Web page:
It seemed the more indifference he received from the pundits, the more he was driven to ever-more outrageous feats of accomplishment. He welded God-given ability to the outer extremes of self-belief to produce surreal performances. This is the man who sold Piquet a 180mph dummy into Stowe in 1987, who ran right around the outside of Berger in Peralta in ’90, who duelled at 200mph side-by-side and millimetres away from Senna, for the whole of the Barcelona pit straight and claimed the corner.
But sometimes these heroics did not seem the product of a fully balanced mind. If the line between genius and madness is grassblade-thin, then so was that between Mansell’s in-car commitment and his off-beam need to prove the doubters wrong.
Depending on your perspective, the very best of Mansell could either be his unstinting devotion to his wife and family, or the Hungarian Grand Prix 1989. At 150mph he coolly boxed-in Senna behind Johansson‘s lapped Onyx and without lifting, jinked to the right, millimetres from catastrophe, passed the McLaren and won the race. No-one else alive could have done that to Ayrton Senna. The nadir could be any one of a series of unpleasantly heavy-handed dealings with both press and team insiders throughout his career.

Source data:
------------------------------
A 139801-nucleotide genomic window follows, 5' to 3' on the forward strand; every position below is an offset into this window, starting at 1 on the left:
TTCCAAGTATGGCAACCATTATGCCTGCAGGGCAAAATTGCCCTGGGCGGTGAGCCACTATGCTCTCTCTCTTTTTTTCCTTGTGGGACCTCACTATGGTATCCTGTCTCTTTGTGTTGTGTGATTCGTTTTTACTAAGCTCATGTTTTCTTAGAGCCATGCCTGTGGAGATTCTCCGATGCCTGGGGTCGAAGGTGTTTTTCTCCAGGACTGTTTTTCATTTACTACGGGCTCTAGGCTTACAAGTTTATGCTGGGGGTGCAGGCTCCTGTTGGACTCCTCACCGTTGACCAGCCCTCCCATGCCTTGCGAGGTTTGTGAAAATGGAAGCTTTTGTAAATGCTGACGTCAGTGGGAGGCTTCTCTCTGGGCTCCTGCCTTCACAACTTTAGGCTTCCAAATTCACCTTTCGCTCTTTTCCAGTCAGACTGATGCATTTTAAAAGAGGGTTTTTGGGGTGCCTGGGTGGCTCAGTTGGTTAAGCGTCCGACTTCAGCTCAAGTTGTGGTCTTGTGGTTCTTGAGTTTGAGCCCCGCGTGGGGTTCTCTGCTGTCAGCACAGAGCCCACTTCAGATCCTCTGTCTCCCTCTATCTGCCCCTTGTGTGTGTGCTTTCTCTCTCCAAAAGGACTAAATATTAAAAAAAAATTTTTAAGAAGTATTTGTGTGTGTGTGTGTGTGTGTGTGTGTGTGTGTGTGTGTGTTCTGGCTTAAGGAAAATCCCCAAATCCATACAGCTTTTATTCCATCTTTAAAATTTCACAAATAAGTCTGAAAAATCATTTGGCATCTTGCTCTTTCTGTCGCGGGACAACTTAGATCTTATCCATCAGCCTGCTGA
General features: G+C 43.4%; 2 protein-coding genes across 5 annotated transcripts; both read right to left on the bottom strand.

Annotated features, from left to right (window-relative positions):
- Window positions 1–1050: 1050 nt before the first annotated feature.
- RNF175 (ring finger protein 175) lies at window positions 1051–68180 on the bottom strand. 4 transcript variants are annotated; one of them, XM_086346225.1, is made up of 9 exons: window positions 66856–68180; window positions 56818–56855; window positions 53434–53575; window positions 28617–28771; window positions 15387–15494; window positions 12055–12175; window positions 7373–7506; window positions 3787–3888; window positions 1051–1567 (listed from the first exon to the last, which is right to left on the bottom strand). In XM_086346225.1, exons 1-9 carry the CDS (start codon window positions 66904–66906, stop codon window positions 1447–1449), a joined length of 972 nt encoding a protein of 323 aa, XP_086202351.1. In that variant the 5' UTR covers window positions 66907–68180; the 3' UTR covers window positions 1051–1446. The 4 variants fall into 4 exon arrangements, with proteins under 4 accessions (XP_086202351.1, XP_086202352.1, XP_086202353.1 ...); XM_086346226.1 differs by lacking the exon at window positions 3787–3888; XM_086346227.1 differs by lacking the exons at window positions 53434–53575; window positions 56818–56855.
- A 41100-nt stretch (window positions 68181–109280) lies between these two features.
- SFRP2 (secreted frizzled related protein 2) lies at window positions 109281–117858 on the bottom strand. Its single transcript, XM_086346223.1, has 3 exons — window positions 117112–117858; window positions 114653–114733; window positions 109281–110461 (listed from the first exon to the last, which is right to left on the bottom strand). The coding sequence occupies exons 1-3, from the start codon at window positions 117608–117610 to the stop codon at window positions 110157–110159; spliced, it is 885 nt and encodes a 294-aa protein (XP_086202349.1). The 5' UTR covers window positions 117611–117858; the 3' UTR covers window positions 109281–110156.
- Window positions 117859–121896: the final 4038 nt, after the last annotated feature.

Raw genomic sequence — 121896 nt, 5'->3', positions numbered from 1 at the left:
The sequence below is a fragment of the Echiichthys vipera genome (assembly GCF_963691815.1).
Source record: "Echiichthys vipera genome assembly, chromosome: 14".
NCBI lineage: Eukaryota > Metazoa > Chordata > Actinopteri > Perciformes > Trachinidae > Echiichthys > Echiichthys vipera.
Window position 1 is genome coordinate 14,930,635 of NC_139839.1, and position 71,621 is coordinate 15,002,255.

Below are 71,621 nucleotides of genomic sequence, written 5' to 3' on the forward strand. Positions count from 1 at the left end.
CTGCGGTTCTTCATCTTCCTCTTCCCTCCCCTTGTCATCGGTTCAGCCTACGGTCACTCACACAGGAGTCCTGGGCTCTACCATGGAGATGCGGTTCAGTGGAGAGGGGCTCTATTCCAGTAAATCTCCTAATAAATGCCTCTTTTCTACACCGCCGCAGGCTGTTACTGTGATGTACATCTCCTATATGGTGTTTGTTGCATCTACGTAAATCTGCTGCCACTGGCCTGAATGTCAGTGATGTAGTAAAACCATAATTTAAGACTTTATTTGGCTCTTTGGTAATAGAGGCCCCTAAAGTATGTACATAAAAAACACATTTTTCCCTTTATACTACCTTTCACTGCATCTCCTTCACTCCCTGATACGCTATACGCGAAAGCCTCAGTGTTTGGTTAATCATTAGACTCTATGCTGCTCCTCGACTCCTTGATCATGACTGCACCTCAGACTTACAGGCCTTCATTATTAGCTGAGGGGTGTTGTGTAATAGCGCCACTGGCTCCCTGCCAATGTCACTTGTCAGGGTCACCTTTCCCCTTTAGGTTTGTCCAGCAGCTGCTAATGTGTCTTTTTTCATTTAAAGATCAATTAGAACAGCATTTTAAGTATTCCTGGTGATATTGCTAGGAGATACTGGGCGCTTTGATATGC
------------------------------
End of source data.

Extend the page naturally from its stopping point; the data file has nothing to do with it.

The need to win is strong in all top racing drivers but in Mansell it is all-consuming and extends for some considerable distance beyond the cockpit. Peter Windsor, the first journalist truly to champion Mansell’s talent and later team manager at Williams during the Mansell days, comments, “He’s incredibly competitive in whatever he does, whether playing snooker, karate or fun soccer. He always wants the best; if he’s in a plane he wants the best seat, he wants to be first in the queue for the hire car and get the one with the lowest mileage. It’s constant and ingrained.”
Mix such a quality with his massive and entirely justified self-belief, a craving for recognition, then deny him that recognition for much of his career and the turmoils within him become rather easier to understand. For that is the essential story of Nigel Mansell: Searing performances surrounded by a vicious circle of conflict.
First the talent. There is a school of thought that Mansell made himself into the driver he is; that there was little innate ability. That’s pure nonsense, as even the briefest look at his early career confirms.